Suspicious Obama Letter Tests Positive For Ricin

We reported earlier that a suspicious letter had been sent to President Barack Obama that may have been linked to a “very similar” letter sent to Republican Senator Roger Wicker that tested positive for the poison ricin. Now we can report that the suspicious letter addressed to Obama also tested positive for the poison and that it was sent from the same individual as the Wicker letter.

Officials confirmed that the Obama letter tested positive for ricin with NBC News on Wednesday.

The letter to Obama was pulled on suspicion at an off-site White House mail facility for testing. Federal officials now believe that they know who sent the letters to both President Obama and Senator Wicker but are waiting for further test results before making an arrest.

Despite the timing, authorities did not initially consider the Ricin letters to be connected to the Boston Marathon bombing on Monday.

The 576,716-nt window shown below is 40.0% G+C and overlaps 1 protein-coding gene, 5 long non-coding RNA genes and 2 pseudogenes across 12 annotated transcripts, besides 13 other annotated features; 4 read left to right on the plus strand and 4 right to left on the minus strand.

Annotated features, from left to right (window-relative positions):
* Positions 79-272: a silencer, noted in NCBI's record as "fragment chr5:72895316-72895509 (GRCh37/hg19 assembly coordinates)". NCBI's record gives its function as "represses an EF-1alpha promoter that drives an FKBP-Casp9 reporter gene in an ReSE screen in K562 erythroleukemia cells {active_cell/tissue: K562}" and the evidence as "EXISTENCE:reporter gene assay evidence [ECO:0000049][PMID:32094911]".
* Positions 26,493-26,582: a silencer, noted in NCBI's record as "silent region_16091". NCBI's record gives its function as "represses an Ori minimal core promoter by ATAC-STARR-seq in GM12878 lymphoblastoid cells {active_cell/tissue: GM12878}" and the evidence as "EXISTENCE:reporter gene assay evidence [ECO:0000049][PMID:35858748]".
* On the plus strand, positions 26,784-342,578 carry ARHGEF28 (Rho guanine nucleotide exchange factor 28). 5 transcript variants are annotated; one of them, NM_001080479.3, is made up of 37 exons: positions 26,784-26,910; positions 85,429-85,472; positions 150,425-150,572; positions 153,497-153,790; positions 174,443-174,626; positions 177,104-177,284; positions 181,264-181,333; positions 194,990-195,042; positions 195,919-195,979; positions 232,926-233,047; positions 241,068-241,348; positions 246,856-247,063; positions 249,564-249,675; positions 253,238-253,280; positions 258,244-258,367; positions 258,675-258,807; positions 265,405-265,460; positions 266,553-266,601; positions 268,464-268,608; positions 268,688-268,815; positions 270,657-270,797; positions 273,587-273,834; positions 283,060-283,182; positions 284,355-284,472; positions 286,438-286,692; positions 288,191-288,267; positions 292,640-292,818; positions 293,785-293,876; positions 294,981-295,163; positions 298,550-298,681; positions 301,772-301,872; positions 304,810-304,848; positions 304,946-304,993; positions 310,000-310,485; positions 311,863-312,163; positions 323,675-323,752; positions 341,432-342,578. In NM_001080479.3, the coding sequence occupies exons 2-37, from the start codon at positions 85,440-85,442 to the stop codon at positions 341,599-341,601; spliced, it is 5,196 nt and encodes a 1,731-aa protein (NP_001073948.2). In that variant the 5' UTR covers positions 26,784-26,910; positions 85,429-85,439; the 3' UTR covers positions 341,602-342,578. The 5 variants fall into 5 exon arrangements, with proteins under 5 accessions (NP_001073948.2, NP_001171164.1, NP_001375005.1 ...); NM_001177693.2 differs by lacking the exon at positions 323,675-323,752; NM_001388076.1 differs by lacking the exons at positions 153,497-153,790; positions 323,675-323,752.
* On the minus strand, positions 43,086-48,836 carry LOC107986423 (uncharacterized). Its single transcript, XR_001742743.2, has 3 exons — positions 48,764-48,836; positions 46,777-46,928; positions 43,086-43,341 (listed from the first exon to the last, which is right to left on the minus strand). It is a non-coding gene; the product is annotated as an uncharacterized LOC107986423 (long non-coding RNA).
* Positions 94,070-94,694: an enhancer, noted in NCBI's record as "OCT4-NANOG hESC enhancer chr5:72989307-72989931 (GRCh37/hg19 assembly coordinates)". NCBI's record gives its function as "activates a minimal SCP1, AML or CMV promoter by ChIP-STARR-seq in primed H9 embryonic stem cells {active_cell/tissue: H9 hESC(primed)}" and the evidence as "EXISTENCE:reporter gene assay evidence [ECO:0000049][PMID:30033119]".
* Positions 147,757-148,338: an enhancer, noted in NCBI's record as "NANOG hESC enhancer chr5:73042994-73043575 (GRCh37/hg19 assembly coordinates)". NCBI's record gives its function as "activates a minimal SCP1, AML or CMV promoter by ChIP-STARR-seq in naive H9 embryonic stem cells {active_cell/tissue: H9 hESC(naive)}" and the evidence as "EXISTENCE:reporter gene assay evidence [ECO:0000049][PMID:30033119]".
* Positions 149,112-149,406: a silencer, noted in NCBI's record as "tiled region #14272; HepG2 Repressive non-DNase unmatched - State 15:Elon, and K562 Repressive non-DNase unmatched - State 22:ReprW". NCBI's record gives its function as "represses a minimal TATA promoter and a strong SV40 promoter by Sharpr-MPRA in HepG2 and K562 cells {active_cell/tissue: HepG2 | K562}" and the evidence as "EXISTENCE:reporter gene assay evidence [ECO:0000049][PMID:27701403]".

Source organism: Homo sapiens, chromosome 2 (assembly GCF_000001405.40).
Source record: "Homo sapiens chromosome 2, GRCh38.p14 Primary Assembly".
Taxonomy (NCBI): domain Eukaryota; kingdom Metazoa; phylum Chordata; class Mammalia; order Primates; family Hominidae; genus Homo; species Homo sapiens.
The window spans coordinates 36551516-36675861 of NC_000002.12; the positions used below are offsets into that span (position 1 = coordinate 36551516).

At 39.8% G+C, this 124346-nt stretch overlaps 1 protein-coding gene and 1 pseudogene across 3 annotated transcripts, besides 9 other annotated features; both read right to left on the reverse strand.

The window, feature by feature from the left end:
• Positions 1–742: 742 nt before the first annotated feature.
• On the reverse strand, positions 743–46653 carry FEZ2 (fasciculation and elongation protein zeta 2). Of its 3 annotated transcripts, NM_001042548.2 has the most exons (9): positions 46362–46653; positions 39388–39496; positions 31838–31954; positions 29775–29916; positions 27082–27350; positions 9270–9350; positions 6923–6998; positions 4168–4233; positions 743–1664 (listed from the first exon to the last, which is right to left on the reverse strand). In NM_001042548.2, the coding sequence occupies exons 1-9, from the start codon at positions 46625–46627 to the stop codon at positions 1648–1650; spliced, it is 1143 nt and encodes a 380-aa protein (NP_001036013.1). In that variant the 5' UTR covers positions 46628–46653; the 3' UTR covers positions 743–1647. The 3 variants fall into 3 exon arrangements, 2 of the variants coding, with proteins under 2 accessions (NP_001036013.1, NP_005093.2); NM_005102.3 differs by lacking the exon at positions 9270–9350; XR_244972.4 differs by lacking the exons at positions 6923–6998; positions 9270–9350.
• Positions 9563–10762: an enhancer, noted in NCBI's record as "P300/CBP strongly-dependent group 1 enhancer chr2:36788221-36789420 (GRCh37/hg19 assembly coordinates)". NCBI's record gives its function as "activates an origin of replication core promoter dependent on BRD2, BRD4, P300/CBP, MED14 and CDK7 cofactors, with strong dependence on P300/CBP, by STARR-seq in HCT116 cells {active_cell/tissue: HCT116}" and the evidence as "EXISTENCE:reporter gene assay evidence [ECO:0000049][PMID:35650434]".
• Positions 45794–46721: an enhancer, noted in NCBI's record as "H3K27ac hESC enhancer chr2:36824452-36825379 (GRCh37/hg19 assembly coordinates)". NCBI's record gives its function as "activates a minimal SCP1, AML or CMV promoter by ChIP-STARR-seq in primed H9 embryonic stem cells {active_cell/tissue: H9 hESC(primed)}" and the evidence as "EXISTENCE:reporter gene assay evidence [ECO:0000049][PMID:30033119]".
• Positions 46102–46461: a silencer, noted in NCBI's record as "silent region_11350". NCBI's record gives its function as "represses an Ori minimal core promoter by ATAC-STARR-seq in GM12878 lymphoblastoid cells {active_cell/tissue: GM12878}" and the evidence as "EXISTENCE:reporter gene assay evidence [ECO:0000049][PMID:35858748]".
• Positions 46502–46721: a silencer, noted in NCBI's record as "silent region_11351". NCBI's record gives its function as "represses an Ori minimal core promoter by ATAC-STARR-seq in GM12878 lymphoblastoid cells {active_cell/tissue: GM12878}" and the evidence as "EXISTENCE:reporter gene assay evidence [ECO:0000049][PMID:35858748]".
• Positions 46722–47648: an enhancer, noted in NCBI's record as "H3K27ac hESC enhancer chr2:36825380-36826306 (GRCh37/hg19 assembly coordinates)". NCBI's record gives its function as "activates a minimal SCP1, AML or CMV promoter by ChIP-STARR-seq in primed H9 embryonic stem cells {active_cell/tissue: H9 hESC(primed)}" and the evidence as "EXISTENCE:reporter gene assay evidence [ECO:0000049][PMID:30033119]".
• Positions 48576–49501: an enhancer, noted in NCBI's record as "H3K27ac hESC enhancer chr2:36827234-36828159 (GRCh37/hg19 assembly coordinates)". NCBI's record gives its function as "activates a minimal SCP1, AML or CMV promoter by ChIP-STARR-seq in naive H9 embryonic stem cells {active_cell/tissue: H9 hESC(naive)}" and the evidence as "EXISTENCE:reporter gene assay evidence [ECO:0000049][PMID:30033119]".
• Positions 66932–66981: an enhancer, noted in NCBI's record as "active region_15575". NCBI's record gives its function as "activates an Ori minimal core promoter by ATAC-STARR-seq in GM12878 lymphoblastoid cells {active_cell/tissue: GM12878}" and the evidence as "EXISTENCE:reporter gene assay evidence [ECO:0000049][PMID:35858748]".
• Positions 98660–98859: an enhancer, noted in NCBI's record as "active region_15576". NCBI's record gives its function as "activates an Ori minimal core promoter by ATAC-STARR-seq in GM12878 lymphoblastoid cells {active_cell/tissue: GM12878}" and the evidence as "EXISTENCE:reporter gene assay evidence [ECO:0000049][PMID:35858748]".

“The investigation into these letters remains ongoing, and more letters may still be received,” said the FBI in a statement this morning. “There is no indication of a connection to the attack in Boston.”

Ricin is a poison made from castor beans that is capable of killing within 36 hours. People can become exposed to the poison by touching a ricin-laced letter or by inhaling the particles that enter the air when the envelope is opened. Touching it causes a rash but is not fatal. Inhaling it is a different story. There is no antidote.

Some threatening letters pass the preliminary ricin test when they merely contain ground castor beans instead of the concentrated poison. Because of this, authorities are waiting on full laboratory test results (expected in the next 24 to 48 hours) before acting on their suspicions.

[Image via: Scott Rothstein,]